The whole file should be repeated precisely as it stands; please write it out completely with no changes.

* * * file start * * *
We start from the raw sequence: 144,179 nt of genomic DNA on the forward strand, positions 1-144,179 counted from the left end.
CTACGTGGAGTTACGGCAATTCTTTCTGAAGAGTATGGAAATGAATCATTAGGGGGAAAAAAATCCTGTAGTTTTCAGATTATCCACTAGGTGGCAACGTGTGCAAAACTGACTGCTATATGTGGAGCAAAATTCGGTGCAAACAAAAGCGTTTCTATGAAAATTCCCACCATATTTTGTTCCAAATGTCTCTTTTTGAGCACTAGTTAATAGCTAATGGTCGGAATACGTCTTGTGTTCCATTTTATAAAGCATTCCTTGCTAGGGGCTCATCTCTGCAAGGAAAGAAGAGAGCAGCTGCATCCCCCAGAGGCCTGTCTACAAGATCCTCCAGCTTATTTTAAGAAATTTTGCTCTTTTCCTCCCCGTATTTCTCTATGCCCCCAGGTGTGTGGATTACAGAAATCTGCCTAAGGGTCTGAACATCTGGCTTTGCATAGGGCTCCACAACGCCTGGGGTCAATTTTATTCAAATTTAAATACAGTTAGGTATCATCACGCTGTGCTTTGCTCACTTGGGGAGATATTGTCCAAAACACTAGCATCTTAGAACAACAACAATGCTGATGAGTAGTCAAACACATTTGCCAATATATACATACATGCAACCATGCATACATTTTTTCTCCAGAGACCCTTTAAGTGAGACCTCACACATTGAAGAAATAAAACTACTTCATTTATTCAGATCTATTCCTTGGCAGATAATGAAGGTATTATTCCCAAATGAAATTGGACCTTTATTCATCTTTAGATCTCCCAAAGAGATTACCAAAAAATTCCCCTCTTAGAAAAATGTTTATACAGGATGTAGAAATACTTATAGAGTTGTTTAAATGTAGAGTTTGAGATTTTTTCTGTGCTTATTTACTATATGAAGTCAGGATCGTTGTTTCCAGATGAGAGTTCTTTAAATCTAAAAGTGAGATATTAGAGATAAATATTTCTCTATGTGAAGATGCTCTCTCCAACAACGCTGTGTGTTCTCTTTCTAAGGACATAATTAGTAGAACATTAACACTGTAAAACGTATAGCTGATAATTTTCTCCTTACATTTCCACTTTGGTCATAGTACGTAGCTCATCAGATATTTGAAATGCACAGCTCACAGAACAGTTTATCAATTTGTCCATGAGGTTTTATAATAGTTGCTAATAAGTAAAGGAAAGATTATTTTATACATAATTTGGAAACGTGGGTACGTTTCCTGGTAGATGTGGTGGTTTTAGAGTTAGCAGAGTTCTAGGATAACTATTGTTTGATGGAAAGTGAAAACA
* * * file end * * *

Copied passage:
We start from the raw sequence: 144,179 nt of genomic DNA on the forward strand, positions 1-144,179 counted from the left end.
CTACGTGGAGTTACGGCAATTCTTTCTGAAGAGTATGGAAATGAATCATTAGGGGGAAAAAAATCCTGTAGTTTTCAGATTATCCACTAGGTGGCAACGTGTGCAAAACTGACTGCTATATGTGGAGCAAAATTCGGTGCAAACAAAAGCGTTTCTATGAAAATTCCCACCATATTTTGTTCCAAATGTCTCTTTTTGAGCACTAGTTAATAGCTAATGGTCGGAATACGTCTTGTGTTCCATTTTATAAAGCATTCCTTGCTAGGGGCTCATCTCTGCAAGGAAAGAAGAGAGCAGCTGCATCCCCCAGAGGCCTGTCTACAAGATCCTCCAGCTTATTTTAAGAAATTTTGCTCTTTTCCTCCCCGTATTTCTCTATGCCCCCAGGTGTGTGGATTACAGAAATCTGCCTAAGGGTCTGAACATCTGGCTTTGCATAGGGCTCCACAACGCCTGGGGTCAATTTTATTCAAATTTAAATACAGTTAGGTATCATCACGCTGTGCTTTGCTCACTTGGGGAGATATTGTCCAAAACACTAGCATCTTAGAACAACAACAATGCTGATGAGTAGTCAAACACATTTGCCAATATATACATACATGCAACCATGCATACATTTTTTCTCCAGAGACCCTTTAAGTGAGACCTCACACATTGAAGAAATAAAACTACTTCATTTATTCAGATCTATTCCTTGGCAGATAATGAAGGTATTATTCCCAAATGAAATTGGACCTTTATTCATCTTTAGATCTCCCAAAGAGATTACCAAAAAATTCCCCTCTTAGAAAAATGTTTATACAGGATGTAGAAATACTTATAGAGTTGTTTAAATGTAGAGTTTGAGATTTTTTCTGTGCTTATTTACTATATGAAGTCAGGATCGTTGTTTCCAGATGAGAGTTCTTTAAATCTAAAAGTGAGATATTAGAGATAAATATTTCTCTATGTGAAGATGCTCTCTCCAACAACGCTGTGTGTTCTCTTTCTAAGGACATAATTAGTAGAACATTAACACTGTAAAACGTATAGCTGATAATTTTCTCCTTACATTTCCACTTTGGTCATAGTACGTAGCTCATCAGATATTTGAAATGCACAGCTCACAGAACAGTTTATCAATTTGTCCATGAGGTTTTATAATAGTTGCTAATAAGTAAAGGAAAGATTATTTTATACATAATTTGGAAACGTGGGTACGTTTCCTGGTAGATGTGGTGGTTTTAGAGTTAGCAGAGTTCTAGGATAACTATTGTTTGATGGAAAGTGAAAACA